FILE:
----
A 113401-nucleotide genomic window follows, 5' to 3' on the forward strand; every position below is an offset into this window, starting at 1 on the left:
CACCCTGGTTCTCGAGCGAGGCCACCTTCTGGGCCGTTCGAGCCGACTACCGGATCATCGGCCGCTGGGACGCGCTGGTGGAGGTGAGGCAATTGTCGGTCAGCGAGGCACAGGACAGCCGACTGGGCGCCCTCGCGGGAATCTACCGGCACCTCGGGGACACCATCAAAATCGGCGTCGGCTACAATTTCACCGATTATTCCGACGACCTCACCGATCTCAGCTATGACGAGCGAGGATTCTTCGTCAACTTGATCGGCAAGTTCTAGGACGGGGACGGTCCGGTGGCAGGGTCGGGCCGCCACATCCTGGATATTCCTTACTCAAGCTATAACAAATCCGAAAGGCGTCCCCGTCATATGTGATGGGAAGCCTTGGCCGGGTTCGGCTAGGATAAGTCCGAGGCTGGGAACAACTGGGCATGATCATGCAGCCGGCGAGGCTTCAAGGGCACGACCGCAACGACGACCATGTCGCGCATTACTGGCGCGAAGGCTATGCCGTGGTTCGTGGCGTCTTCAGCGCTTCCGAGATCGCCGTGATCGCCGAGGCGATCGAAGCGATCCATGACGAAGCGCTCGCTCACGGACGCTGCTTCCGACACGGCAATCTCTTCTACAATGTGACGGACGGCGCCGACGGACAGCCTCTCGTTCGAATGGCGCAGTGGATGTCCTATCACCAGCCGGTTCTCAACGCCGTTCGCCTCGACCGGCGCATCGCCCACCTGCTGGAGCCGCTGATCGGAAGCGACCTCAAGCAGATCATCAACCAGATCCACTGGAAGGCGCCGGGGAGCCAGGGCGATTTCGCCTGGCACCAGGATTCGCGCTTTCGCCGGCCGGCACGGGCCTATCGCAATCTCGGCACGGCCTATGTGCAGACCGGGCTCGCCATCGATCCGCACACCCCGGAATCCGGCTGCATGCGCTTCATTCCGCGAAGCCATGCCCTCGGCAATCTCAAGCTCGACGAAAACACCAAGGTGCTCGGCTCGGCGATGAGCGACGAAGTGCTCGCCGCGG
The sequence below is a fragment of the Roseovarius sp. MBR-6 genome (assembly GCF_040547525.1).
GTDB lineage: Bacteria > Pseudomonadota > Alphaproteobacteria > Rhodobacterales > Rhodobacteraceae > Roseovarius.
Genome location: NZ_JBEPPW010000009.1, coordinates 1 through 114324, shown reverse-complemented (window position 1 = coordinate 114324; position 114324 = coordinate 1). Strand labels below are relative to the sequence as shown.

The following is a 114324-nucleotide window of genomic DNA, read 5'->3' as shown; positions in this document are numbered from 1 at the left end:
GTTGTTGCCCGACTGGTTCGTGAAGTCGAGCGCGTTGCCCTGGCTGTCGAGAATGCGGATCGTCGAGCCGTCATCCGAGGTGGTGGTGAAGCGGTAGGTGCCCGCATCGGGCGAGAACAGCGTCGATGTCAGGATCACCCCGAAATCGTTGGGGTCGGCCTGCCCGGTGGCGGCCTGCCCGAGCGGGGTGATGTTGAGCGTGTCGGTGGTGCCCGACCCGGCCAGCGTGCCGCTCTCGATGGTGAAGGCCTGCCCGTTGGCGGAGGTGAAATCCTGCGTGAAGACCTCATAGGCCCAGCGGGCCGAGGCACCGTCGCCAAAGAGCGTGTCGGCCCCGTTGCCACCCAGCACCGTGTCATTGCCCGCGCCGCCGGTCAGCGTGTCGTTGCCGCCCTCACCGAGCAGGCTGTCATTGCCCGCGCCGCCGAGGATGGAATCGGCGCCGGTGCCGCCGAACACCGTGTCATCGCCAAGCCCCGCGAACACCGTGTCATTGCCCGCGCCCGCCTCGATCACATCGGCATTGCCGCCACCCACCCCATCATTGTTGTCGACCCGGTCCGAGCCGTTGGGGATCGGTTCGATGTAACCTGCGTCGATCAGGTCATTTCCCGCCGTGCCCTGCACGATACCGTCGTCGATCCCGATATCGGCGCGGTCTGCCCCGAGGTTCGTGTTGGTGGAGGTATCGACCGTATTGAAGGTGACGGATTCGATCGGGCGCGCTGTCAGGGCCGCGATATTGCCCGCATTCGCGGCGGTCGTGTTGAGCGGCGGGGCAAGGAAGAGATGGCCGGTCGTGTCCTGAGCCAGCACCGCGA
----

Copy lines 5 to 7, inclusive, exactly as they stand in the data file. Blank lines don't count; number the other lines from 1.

Genome location: NZ_JBEPPW010000009.1, coordinates 1 through 114324, shown reverse-complemented (window position 1 = coordinate 114324; position 114324 = coordinate 1). Strand labels below are relative to the sequence as shown.

The following is a 114324-nucleotide window of genomic DNA, read 5'->3' as shown; positions in this document are numbered from 1 at the left end:
GTTGTTGCCCGACTGGTTCGTGAAGTCGAGCGCGTTGCCCTGGCTGTCGAGAATGCGGATCGTCGAGCCGTCATCCGAGGTGGTGGTGAAGCGGTAGGTGCCCGCATCGGGCGAGAACAGCGTCGATGTCAGGATCACCCCGAAATCGTTGGGGTCGGCCTGCCCGGTGGCGGCCTGCCCGAGCGGGGTGATGTTGAGCGTGTCGGTGGTGCCCGACCCGGCCAGCGTGCCGCTCTCGATGGTGAAGGCCTGCCCGTTGGCGGAGGTGAAATCCTGCGTGAAGACCTCATAGGCCCAGCGGGCCGAGGCACCGTCGCCAAAGAGCGTGTCGGCCCCGTTGCCACCCAGCACCGTGTCATTGCCCGCGCCGCCGGTCAGCGTGTCGTTGCCGCCCTCACCGAGCAGGCTGTCATTGCCCGCGCCGCCGAGGATGGAATCGGCGCCGGTGCCGCCGAACACCGTGTCATCGCCAAGCCCCGCGAACACCGTGTCATTGCCCGCGCCCGCCTCGATCACATCGGCATTGCCGCCACCCACCCCATCATTGTTGTCGACCCGGTCCGAGCCGTTGGGGATCGGTTCGATGTAACCTGCGTCGATCAGGTCATTTCCCGCCGTGCCCTGCACGATACCGTCGTCGATCCCGATATCGGCGCGGTCTGCCCCGAGGTTCGTGTTGGTGGAGGTATCGACCGTATTGAAGGTGACGGATTCGATCGGGCGCGCTGTCAGGGCCGCGATATTGCCCGCATTCGCGGCGGTCGTGTTGAGCGGCGGGGCAAGGAAGAGATGGCCGGTCGTGTCCTGAGCCAGCACCGCGA